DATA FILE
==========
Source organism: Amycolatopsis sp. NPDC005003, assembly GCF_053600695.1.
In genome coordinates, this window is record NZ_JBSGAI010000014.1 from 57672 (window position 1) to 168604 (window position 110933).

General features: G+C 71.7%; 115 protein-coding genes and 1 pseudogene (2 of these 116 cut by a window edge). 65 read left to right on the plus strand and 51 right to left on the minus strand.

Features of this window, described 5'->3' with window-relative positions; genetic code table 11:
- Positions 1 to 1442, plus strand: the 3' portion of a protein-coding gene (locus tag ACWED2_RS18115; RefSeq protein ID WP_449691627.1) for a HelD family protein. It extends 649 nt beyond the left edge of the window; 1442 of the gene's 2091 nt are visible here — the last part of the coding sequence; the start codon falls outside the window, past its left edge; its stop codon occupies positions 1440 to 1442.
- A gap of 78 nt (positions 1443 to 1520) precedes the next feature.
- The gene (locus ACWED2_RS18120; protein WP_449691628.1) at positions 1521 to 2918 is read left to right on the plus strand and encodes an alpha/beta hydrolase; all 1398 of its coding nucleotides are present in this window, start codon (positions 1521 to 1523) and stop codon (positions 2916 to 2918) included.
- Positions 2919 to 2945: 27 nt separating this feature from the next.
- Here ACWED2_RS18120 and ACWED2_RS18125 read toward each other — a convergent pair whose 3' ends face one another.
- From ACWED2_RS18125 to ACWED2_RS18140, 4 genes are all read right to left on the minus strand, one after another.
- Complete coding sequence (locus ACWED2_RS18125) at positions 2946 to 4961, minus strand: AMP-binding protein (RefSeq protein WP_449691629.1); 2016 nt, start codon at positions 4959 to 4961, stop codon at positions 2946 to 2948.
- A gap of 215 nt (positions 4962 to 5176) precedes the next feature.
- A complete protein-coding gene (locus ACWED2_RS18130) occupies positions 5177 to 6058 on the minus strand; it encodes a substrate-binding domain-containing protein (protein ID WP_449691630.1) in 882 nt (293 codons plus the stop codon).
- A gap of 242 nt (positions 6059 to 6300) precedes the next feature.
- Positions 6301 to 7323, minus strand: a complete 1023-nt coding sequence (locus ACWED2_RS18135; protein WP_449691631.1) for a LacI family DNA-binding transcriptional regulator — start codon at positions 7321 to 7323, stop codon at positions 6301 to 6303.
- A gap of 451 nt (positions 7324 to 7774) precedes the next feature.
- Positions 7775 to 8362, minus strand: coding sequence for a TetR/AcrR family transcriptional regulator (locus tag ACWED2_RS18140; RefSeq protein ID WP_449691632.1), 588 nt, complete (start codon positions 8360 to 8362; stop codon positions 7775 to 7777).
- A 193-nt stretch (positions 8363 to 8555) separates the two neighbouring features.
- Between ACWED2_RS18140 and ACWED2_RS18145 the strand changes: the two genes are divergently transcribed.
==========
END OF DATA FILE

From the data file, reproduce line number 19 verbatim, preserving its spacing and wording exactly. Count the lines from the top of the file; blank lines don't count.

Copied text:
- Between ACWED2_RS18140 and ACWED2_RS18145 the strand changes: the two genes are divergently transcribed.